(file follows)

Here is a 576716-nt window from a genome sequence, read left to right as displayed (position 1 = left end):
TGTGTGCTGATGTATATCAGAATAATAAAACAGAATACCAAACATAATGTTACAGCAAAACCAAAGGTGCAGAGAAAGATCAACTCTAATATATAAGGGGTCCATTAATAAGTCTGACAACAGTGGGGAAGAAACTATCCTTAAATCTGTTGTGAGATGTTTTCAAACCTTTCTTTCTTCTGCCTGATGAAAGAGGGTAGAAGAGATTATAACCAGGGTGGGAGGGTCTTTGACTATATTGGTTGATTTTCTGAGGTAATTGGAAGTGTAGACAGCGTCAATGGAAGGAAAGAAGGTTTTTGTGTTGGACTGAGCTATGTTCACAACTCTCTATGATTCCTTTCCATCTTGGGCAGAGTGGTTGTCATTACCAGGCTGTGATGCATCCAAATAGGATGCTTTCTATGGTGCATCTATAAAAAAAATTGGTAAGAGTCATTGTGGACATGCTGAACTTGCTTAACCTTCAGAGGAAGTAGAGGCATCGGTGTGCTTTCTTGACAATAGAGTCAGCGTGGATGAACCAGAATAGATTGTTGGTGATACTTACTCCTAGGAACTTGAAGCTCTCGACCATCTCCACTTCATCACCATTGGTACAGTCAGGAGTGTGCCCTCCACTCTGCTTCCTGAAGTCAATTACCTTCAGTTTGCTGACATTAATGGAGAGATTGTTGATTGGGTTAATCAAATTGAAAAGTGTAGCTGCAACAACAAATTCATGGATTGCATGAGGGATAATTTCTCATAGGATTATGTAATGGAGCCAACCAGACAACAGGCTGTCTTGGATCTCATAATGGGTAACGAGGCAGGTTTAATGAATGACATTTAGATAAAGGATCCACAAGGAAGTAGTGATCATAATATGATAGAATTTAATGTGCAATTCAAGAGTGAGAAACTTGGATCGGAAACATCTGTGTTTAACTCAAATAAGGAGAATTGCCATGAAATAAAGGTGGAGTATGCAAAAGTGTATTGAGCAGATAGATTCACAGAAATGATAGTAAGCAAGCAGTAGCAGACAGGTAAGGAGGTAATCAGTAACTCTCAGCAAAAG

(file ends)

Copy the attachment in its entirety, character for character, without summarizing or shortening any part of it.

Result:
Here is a 576716-nt window from a genome sequence, read left to right as displayed (position 1 = left end):
TGTGTGCTGATGTATATCAGAATAATAAAACAGAATACCAAACATAATGTTACAGCAAAACCAAAGGTGCAGAGAAAGATCAACTCTAATATATAAGGGGTCCATTAATAAGTCTGACAACAGTGGGGAAGAAACTATCCTTAAATCTGTTGTGAGATGTTTTCAAACCTTTCTTTCTTCTGCCTGATGAAAGAGGGTAGAAGAGATTATAACCAGGGTGGGAGGGTCTTTGACTATATTGGTTGATTTTCTGAGGTAATTGGAAGTGTAGACAGCGTCAATGGAAGGAAAGAAGGTTTTTGTGTTGGACTGAGCTATGTTCACAACTCTCTATGATTCCTTTCCATCTTGGGCAGAGTGGTTGTCATTACCAGGCTGTGATGCATCCAAATAGGATGCTTTCTATGGTGCATCTATAAAAAAAATTGGTAAGAGTCATTGTGGACATGCTGAACTTGCTTAACCTTCAGAGGAAGTAGAGGCATCGGTGTGCTTTCTTGACAATAGAGTCAGCGTGGATGAACCAGAATAGATTGTTGGTGATACTTACTCCTAGGAACTTGAAGCTCTCGACCATCTCCACTTCATCACCATTGGTACAGTCAGGAGTGTGCCCTCCACTCTGCTTCCTGAAGTCAATTACCTTCAGTTTGCTGACATTAATGGAGAGATTGTTGATTGGGTTAATCAAATTGAAAAGTGTAGCTGCAACAACAAATTCATGGATTGCATGAGGGATAATTTCTCATAGGATTATGTAATGGAGCCAACCAGACAACAGGCTGTCTTGGATCTCATAATGGGTAACGAGGCAGGTTTAATGAATGACATTTAGATAAAGGATCCACAAGGAAGTAGTGATCATAATATGATAGAATTTAATGTGCAATTCAAGAGTGAGAAACTTGGATCGGAAACATCTGTGTTTAACTCAAATAAGGAGAATTGCCATGAAATAAAGGTGGAGTATGCAAAAGTGTATTGAGCAGATAGATTCACAGAAATGATAGTAAGCAAGCAGTAGCAGACAGGTAAGGAGGTAATCAGTAACTCTCAGCAAAAG